I also found limited support on web forums. Fertility Friends and the Infertility Network were two I discovered, and they did make me feel less isolated, however I’ve only posted on there two or three times.
I wrote something describing my situation, requesting a male viewpoint. What I got was “I’m not a man but ...” or “My OH hasn’t said anything like that, but I think ...”
Now, over the years, I have trained, explored, and challenged myself to open up and communicate effectively. I am able to describe my feelings. I can get to the heart of what’s going on for me quickly.
But there is so much support for women. And so little for men.
In my honest opinion, there are certain pressures society puts on men to be a particular way.
“Of course society puts all sorts of pressures on women and people in general, but the silence is stifling around particular issues surrounding men.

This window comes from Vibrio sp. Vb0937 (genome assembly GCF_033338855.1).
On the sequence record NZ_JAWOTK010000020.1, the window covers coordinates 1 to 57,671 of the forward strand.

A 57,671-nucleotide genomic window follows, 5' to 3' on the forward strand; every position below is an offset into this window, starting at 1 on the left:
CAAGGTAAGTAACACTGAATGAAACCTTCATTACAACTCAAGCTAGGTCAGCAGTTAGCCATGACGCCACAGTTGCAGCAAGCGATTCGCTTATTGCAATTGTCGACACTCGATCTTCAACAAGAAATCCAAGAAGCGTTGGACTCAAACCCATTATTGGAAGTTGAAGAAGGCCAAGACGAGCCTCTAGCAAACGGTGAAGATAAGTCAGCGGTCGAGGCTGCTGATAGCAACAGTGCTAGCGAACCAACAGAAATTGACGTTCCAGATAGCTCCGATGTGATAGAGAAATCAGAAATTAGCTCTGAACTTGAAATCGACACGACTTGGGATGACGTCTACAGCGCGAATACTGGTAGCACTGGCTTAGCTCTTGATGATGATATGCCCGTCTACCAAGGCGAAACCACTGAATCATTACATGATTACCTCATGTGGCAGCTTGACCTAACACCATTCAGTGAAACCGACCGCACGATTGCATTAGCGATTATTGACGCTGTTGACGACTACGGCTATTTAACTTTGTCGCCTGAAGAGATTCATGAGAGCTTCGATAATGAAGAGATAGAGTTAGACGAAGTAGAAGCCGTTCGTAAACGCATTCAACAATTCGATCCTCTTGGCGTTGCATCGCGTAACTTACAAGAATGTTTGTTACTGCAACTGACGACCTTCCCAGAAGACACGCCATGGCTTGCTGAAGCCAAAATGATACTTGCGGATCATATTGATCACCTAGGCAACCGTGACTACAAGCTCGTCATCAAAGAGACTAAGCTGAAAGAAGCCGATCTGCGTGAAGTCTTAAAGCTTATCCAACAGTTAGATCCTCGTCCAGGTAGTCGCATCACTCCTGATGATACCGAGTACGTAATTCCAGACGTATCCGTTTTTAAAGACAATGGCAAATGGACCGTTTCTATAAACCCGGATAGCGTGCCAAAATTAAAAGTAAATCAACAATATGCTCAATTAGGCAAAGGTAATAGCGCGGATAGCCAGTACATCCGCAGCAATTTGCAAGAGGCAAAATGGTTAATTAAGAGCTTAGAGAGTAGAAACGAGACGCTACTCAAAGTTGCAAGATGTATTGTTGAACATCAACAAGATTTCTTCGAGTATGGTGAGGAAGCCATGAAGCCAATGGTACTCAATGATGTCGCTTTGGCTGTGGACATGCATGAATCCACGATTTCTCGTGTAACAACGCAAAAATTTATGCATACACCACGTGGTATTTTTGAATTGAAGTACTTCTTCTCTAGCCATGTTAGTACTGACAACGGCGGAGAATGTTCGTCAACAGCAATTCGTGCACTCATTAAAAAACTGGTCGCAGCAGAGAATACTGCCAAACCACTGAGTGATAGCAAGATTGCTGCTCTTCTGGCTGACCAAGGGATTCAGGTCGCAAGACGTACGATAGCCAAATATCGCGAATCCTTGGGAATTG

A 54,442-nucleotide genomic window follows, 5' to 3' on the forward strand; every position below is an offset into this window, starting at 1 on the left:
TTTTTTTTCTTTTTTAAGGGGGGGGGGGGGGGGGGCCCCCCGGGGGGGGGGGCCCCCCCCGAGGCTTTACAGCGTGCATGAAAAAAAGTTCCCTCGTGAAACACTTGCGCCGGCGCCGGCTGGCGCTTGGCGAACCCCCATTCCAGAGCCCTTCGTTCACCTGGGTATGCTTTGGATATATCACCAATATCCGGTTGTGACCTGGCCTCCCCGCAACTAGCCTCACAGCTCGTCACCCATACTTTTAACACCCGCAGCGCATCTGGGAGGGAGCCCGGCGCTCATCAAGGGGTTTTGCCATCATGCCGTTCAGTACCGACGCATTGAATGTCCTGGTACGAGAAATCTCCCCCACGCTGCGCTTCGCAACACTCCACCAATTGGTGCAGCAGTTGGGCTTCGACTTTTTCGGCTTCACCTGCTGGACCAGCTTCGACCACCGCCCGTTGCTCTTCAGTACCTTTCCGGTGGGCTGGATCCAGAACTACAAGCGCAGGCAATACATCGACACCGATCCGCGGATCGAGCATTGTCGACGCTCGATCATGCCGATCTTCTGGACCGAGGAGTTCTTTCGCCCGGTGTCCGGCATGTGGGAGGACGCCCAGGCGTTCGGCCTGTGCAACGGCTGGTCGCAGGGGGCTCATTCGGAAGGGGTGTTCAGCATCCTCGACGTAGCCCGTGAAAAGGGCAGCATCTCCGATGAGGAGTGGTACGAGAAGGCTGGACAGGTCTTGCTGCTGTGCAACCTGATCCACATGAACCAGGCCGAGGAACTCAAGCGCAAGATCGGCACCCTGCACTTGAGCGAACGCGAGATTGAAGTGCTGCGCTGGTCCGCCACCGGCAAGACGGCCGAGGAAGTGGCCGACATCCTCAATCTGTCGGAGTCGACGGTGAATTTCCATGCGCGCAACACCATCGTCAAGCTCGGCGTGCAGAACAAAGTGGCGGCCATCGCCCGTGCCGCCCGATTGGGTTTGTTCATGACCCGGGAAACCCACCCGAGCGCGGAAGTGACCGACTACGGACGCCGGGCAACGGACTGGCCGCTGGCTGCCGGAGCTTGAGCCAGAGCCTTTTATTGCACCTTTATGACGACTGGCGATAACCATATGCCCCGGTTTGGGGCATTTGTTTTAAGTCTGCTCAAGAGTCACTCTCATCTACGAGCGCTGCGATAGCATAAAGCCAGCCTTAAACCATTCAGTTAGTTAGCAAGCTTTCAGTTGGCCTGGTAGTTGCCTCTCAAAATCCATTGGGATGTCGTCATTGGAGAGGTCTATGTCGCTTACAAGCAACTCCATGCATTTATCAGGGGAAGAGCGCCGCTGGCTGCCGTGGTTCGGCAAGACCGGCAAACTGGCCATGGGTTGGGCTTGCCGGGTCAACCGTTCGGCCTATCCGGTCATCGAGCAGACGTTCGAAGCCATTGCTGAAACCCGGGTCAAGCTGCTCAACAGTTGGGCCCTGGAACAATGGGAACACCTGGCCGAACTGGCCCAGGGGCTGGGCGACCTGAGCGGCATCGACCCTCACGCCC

My feelings come in waves: pain, regret, rage ... the smallest thing can set me off—seeing a colleague’s car with a baby seat, watching a young family go shopping, or making space on the tube for a woman with a ‘baby on board’ badge.
I’ve learned to ride the waves rather than shove them down.
It’s not about a voice for the voiceless. It’s articulating the inarticulate and emoting the emotionless. Men want to talk. We are capable of communicating. I have male friends who are utterly amazing; the conversation will move seamlessly from an in-depth discussion about Star Wars, to debating the vagaries of the financial system, on to some teasing and ending with us being able to say how much we love each other.